FYI – 6283 CDs is about 260 linear feet of heavy plastic. In the mid-2000s Stereophile Magazine reviewers began to claim, consistently, that a CD copied to a hard drive and played back with a decent DAC sounded better than the original disc. Remember that these are the folks who said that CDs sound better if you paint the edges of the CDs with a green marker, or elevate your interconnects on little wooden trestles. But sometimes they are right. A DAC is a digital to analog converter – probably most people give it little thought, but any gadget that can take a digital file and make sound (which is “analog”) has to have a DAC. Most DACs, like the ones in your smart phone or most computers, are pretty cheap and not equipped to handle high-resolution digital recordings. But the better ones, which now can cost as little as $250 or as much as $25,000, have revolutionized audio music. If you listen through 1” speakers, or worse, you won’t notice the difference. But if you have a decent stereo, you certainly will notice the benefit of a good DAC and high resolution recordings (such as SACD, DSD, or high-definition – sort of like the difference between ordinary TV and high-definition TV). But just ordinary CDs sound better too when you convert them directly to sound from the digital files that are stored on the CD, and skip the CD player.
Back to having too many CDs. Loading CDs into my computer at the rate of 5 per hour, a rate that I cannot sustain for more than an hour or two, my collection would have taken 1256 hours, or about 6 years of 40-hour work weeks. That does not include the “grooming” (the most critical and time-consuming step). iTunes does it for you automatically, but you get what you pay for, which is not very much. Fortunately I met Ari Margolis http://www.goldeneardigital.com 4 years ago. He has a robot that automatically copies CDs at a reasonable price that includes grooming. Fortunately for my sanity, Ari is an excellent musician with a deep knowledge of classical and jazz, and an audiophile (hence “Golden Ear Digital”) – also with a touch of OCD, a necessary job skill for his business. A robot is a cool gadget that picks up each CD from a stack and feeds it into a computer that copies (“rips”) it, and then picks up the CD and puts it back in a stack. I would love to have one, just to watch it work.
Once you are finished with the copying, you have to groom the CDs – the meta-tagging that records the information about the music on the CD is somewhere between unreliable and annoying. Ari is a master at JRiver, an amazing music database program that just keeps getting better. With its flexibility, however, comes complexity, and it takes a while to get to know it – and even then it is the playground of geeks. But if you need it to do something – like print out a pdf of your collection – it can do it. It just takes a bit of trial-and-error and deciphering of inscrutable computer-ese. So what is new?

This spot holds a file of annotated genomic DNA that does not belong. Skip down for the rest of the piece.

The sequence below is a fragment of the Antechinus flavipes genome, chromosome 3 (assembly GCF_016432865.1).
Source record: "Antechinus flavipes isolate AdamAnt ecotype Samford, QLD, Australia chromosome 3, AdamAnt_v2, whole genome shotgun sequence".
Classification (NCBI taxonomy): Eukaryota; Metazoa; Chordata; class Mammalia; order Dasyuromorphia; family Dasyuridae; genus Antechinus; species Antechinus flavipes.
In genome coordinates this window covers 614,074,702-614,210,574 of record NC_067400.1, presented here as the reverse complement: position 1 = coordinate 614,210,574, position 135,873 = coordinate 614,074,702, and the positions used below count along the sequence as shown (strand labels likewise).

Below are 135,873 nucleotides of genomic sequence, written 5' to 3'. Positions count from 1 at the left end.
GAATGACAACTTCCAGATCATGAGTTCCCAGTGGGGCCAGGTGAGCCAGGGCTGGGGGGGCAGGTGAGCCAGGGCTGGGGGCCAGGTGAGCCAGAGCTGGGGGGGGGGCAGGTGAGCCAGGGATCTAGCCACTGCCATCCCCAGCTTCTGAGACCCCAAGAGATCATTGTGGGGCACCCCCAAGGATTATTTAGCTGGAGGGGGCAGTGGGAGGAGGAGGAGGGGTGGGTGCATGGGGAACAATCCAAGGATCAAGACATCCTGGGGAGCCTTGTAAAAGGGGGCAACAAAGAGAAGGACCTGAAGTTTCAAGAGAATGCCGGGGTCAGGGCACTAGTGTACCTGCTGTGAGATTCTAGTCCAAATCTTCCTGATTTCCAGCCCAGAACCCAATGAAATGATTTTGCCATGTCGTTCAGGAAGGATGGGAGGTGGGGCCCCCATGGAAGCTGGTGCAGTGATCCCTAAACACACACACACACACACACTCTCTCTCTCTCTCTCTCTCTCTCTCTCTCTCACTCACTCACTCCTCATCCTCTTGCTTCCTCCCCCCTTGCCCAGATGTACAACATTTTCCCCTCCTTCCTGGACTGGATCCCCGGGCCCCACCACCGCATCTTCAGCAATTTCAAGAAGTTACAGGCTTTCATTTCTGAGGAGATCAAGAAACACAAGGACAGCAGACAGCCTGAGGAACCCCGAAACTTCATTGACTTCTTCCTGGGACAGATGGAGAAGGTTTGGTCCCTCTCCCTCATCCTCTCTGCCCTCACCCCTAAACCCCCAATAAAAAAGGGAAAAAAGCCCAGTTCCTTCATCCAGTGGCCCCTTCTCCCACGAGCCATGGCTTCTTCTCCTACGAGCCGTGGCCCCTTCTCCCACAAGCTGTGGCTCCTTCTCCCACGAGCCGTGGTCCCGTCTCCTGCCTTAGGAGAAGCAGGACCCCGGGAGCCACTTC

And then all your music is neatly stored on external hard drives. My collection ended up being a little more than 7 TB, which was an unthinkable amount of storage space until recently. But now it costs less than $500 to buy 8 TB. I prudently backed-up my collection, which had now cost thousands of dollars to transfer to hard drives. I even sent one hard drive to the most trustworthy person Cynthia and I know – her sister Chris. If I told Chris that if her house caught fire the first thing she had to rescue was the hard drive, she would do it. Even better, she lives in Florida, which, unlike California, refuses to have earthquakes.
The hard drive Chris shepherded through TSA inspection (I think they thought Chris might throw it at the pilot and tell him to fly to Malaysia) is now on its way back to California. Three of my four hard drives crashed – two could not be resuscitated. They are officially dead. The third was resuscitated and is contentedly humming next to my computer. With that drive and the one winging its way from Florida, I will be able to put things back together. If I had not been able to do so, I would have lost 2 years of work.
The morals: Backing up is not fun, but you never know when melt-downs occur. And if you do what I did with your CDs, go to The Container Store and buy some big $10 storage units and put the archival CDs under your bed. Never trust a hard drive…